Yet another post from the Hankyoreh (as you can see my free time has been limited lately). This one comes after yesterday's crackdown on LMB's beef agreement with the US. Lot's of stuff happening which can catch up on through most Korea-related blogs and websites. The crackdown on the protests seems set to provoke a large reaction from the public, but what is perhaps most disturbing about them is the way in which the policing involved reminds many observers of the role of the police in previous dictatorships. Since LMB's election to police have seemingly been reintegrated into the governments political strategy and have been monitoring and interfering with civic groups. The crackdown yesterday signifies the first time that they have shown their face in this new role vis a vis civil society or speech related protests (if one accepts that the authoritarian policing of labour and especially migrants was never fully eliminated).
[Analysis] Lee administration reversing democratic achievements
Infringement on media freedoms tops list of troubling changes made since Lee Myung-bak took office
»[PICTURE] Police drag away citizens who participated in a two-day, sit-in candle vigil to protest the resumption of U.S. beef imports when they try to march toward Cheong Wa Dae at dawn on May 25.
There are growing concerns that the administration of President Lee Myung-bak, who marked his first three months in office on May 25, has reversed some of the democratic progress that Korean society has made. For the first three months, law enforcement authorities, including the police, the prosecution and the Board of Audit and Inspection, have been mobilized to ingratiate themselves with the government’s initiatives. Regular meetings on public security with the National Intelligence Service, which were common under the military-backed government in the early 1980s, have been revived. The terms of the directors of public entities, which are guaranteed by law, have been ignored and an advisory opinion on the rights of migrant workers given by the National Human Rights Commission was overturned by a remark made by President Lee.
In a clear sign of a setback in progress toward democracy, riot police beat protesters and forcefully arrested them in the early morning on May 25 and 26 to disperse a street rally after a candlelight vigil was held to oppose the planned resumption of U.S. beef imports. Democratic achievements, obtained by the Korean people since the pro-democracy uprising in June 1987, have gradually been undermined. Human rights have been suppressed easily enough by intelligence authorities resuming investigations into members of the civilian population. With the government-controlled economic system showing signs of revival, the road to economic democratization has become rockier. Where the law ends, the politics of intervention begins.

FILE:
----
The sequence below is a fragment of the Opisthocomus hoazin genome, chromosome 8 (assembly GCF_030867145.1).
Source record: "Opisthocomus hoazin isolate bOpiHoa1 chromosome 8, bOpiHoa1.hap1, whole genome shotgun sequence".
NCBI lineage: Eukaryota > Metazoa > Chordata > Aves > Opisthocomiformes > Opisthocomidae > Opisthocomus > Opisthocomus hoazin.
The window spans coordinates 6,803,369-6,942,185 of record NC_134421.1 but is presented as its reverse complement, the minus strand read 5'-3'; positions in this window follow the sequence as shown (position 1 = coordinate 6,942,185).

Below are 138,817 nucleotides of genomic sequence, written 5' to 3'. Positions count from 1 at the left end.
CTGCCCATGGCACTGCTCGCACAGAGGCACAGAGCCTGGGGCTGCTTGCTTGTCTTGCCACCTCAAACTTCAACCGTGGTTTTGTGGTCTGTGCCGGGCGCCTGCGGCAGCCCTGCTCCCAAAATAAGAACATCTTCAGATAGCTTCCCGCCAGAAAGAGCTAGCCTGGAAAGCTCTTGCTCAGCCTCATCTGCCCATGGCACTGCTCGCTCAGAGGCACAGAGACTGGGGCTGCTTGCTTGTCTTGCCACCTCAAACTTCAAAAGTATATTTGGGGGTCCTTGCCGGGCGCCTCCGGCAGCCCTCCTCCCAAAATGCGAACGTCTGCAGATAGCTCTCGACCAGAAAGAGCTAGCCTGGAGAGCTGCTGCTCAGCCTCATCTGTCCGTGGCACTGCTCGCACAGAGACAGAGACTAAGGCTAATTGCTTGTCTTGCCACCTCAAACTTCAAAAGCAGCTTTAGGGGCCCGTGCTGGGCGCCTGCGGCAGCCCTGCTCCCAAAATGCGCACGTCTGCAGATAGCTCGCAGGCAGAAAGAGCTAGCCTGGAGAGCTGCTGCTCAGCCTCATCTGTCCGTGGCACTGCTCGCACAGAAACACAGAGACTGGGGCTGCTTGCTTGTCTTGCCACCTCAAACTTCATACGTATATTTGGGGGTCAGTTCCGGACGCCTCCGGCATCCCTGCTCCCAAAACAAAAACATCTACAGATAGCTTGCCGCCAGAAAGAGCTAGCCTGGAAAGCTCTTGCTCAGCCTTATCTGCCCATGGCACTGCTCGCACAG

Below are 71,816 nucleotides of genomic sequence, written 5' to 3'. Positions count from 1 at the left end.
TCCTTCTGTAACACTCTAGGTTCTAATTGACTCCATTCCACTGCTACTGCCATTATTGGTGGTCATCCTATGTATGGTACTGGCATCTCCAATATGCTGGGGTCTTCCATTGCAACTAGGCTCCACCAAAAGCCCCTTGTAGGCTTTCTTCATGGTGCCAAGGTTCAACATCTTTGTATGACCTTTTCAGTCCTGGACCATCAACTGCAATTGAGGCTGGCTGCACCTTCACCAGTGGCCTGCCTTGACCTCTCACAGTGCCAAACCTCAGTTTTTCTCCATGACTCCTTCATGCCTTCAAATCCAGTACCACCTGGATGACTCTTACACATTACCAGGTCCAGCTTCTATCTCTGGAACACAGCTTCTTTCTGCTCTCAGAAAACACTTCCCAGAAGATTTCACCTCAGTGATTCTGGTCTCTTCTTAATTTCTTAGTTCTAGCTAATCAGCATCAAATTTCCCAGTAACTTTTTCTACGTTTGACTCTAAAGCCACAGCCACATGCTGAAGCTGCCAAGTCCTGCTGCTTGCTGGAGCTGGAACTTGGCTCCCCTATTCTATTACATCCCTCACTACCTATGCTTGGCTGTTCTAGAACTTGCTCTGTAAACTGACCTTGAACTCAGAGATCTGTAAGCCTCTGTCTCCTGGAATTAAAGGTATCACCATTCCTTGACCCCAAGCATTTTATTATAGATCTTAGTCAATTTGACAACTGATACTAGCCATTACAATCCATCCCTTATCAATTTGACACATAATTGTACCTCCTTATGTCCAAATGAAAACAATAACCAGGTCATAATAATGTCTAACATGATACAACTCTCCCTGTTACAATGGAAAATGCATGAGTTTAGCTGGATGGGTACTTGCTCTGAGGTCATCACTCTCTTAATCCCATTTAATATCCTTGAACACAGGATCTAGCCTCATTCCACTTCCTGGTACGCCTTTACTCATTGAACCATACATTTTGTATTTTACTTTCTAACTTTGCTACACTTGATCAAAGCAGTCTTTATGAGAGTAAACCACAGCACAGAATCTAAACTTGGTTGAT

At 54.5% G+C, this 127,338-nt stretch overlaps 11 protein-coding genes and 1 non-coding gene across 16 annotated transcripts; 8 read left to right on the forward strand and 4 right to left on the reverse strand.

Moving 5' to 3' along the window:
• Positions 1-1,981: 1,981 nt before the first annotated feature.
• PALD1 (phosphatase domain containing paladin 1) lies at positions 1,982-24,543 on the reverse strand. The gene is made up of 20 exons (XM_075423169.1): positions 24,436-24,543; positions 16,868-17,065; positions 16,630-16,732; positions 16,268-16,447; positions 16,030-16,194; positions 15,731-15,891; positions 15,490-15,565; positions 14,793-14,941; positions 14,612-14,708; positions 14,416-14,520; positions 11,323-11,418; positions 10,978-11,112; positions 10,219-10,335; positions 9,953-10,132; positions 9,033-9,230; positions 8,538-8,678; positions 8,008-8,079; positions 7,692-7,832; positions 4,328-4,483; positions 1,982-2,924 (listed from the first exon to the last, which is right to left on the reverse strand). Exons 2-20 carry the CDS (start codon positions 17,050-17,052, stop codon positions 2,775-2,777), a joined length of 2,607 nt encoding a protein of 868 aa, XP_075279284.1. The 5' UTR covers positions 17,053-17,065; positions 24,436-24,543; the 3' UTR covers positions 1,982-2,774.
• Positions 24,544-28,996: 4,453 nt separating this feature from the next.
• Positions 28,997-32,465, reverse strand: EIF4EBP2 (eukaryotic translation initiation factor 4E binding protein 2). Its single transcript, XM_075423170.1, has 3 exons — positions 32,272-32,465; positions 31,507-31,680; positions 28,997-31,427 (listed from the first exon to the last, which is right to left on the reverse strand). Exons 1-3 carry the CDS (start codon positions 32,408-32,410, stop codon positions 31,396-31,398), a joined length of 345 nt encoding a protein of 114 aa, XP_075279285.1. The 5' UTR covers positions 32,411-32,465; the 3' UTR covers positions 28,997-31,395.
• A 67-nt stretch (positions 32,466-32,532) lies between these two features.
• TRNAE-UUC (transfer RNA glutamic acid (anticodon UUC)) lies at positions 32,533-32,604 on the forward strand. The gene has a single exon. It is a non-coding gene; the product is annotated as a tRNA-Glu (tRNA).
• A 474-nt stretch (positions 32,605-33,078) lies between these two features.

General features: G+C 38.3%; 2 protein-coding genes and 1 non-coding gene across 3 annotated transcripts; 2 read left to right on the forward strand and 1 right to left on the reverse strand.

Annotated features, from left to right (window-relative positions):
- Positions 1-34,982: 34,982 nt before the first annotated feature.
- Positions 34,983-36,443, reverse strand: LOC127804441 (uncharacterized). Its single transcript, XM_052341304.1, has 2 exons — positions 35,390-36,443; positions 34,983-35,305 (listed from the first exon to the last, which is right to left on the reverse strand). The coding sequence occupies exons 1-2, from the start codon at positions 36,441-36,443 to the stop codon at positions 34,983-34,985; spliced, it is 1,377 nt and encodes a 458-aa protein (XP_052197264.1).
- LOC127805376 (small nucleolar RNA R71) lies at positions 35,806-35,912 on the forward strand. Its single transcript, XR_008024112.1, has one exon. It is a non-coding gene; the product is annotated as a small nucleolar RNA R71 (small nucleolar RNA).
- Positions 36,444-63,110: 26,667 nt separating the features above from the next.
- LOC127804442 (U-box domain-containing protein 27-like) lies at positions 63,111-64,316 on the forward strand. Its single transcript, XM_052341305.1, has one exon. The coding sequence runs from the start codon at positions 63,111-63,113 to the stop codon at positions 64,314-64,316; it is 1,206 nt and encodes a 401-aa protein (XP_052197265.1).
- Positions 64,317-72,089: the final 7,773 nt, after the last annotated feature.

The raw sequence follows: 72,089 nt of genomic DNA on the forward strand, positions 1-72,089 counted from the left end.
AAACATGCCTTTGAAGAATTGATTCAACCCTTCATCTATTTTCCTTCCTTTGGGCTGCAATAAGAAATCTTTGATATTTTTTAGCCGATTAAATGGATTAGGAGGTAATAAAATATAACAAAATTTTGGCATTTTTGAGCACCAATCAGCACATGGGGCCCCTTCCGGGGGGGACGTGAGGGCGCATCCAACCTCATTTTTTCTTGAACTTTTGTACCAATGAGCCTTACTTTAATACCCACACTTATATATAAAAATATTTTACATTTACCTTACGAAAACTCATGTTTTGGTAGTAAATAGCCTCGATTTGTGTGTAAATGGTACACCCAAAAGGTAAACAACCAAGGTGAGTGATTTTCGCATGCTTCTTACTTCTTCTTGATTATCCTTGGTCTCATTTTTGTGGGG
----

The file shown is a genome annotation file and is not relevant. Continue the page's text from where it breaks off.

Kim Ho-ki, a sociology professor at Yonsei University, who described the government of President Lee as “neo-liberal authoritarian rule,” said it is characteristic of the government to use “neo-liberalism to handle education, employment and welfare policies under market principles, while trying to control civic society and social movements with an authoritarianism similar to that employed during the Yushin (revitalizing reform) regime and the fifth government.” The Yushin regime and the fifth government, which date back to the 1970s and 1980s, constitute one of the darkest chapters in modern South Korean history. At the time, South Korea was ruled by military generals with most the basic rights held in abeyance. “Such a way of ruling is fundamentally opposed to the pluralism brought by the democratic era, so will amplify social unrest and discord,” Kim said.
Of the setbacks democracy has suffered, what’s most worrisome is the government’s attempt to control the media. The Board of Audit and Inspection, the Korea Communications Commission, and other government agencies are engaging in a full out attempt to force Jung Yun-joo, the president of the Korean Broadcasting System, to resign from the post. It is becoming clear that the government is trying to appoint people who are considered as “yes-men” to serve the administration of President Lee at posts in broadcasting, at news wires and media institutions, where the government has an influence on personnel appointments. Nevertheless, conservative media outlets, which had trumpeted the idea that they would protect media freedoms under the liberal governments of the past decade, have kept mum. The cozy relationship between powerful politicians and the conservative media, which put democracy into limbo until the 1980s, has returned.
Kim Hyeong-gi, a professor of economics at Kyungpook National University, said, “During the administration of former President Roh Moo-hyun, (the government) weakened the privileges of the major law enforcement authorities. But the government of President Lee Myung-bak has tended to strengthen its authoritarian rule while promoting the idea of a market economy. This phenomenon has occurred because the country turned conservative before the monitoring of law enforcement authorities by the National Assembly and civil society had taken root, and amid a lack of democratic maturity.”